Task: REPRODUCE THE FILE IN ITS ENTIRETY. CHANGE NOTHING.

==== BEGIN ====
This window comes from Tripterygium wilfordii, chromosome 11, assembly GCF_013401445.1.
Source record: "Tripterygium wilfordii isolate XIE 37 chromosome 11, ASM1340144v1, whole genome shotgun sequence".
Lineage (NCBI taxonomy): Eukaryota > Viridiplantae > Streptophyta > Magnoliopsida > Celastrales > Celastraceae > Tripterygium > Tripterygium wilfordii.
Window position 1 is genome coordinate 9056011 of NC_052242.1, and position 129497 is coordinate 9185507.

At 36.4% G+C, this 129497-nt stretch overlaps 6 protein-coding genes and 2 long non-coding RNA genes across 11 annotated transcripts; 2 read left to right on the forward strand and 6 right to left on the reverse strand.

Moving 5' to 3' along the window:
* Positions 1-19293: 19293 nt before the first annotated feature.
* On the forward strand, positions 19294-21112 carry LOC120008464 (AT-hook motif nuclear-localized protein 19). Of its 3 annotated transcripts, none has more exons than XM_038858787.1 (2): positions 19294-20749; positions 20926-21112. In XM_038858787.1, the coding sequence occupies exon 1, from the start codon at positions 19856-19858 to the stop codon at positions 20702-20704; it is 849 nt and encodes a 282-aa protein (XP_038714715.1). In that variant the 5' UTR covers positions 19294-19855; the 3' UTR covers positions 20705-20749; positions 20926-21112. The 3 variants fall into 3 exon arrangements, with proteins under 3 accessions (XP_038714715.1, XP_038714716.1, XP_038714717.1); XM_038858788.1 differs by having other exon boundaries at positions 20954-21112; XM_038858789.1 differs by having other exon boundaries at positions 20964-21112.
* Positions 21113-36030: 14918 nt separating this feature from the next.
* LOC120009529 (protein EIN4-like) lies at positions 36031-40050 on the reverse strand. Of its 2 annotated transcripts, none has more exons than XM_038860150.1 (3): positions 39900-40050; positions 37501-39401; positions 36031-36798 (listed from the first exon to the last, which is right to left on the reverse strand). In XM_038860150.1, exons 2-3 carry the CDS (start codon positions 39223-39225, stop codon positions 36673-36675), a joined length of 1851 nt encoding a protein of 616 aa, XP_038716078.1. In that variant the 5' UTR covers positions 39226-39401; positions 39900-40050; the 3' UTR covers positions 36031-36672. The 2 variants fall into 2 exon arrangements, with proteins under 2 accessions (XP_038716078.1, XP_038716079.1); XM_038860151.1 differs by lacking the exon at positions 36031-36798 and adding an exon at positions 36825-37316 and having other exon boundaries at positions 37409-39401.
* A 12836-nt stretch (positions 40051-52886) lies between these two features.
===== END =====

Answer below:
This window comes from Tripterygium wilfordii, chromosome 11, assembly GCF_013401445.1.
Source record: "Tripterygium wilfordii isolate XIE 37 chromosome 11, ASM1340144v1, whole genome shotgun sequence".
Lineage (NCBI taxonomy): Eukaryota > Viridiplantae > Streptophyta > Magnoliopsida > Celastrales > Celastraceae > Tripterygium > Tripterygium wilfordii.
Window position 1 is genome coordinate 9056011 of NC_052242.1, and position 129497 is coordinate 9185507.

At 36.4% G+C, this 129497-nt stretch overlaps 6 protein-coding genes and 2 long non-coding RNA genes across 11 annotated transcripts; 2 read left to right on the forward strand and 6 right to left on the reverse strand.

Moving 5' to 3' along the window:
* Positions 1-19293: 19293 nt before the first annotated feature.
* On the forward strand, positions 19294-21112 carry LOC120008464 (AT-hook motif nuclear-localized protein 19). Of its 3 annotated transcripts, none has more exons than XM_038858787.1 (2): positions 19294-20749; positions 20926-21112. In XM_038858787.1, the coding sequence occupies exon 1, from the start codon at positions 19856-19858 to the stop codon at positions 20702-20704; it is 849 nt and encodes a 282-aa protein (XP_038714715.1). In that variant the 5' UTR covers positions 19294-19855; the 3' UTR covers positions 20705-20749; positions 20926-21112. The 3 variants fall into 3 exon arrangements, with proteins under 3 accessions (XP_038714715.1, XP_038714716.1, XP_038714717.1); XM_038858788.1 differs by having other exon boundaries at positions 20954-21112; XM_038858789.1 differs by having other exon boundaries at positions 20964-21112.
* Positions 21113-36030: 14918 nt separating this feature from the next.
* LOC120009529 (protein EIN4-like) lies at positions 36031-40050 on the reverse strand. Of its 2 annotated transcripts, none has more exons than XM_038860150.1 (3): positions 39900-40050; positions 37501-39401; positions 36031-36798 (listed from the first exon to the last, which is right to left on the reverse strand). In XM_038860150.1, exons 2-3 carry the CDS (start codon positions 39223-39225, stop codon positions 36673-36675), a joined length of 1851 nt encoding a protein of 616 aa, XP_038716078.1. In that variant the 5' UTR covers positions 39226-39401; positions 39900-40050; the 3' UTR covers positions 36031-36672. The 2 variants fall into 2 exon arrangements, with proteins under 2 accessions (XP_038716078.1, XP_038716079.1); XM_038860151.1 differs by lacking the exon at positions 36031-36798 and adding an exon at positions 36825-37316 and having other exon boundaries at positions 37409-39401.
* A 12836-nt stretch (positions 40051-52886) lies between these two features.